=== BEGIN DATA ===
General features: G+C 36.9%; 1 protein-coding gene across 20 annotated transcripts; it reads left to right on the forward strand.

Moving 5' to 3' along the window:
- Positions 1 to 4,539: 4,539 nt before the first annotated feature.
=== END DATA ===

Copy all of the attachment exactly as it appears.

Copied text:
General features: G+C 36.9%; 1 protein-coding gene across 20 annotated transcripts; it reads left to right on the forward strand.

Moving 5' to 3' along the window:
- Positions 1 to 4,539: 4,539 nt before the first annotated feature.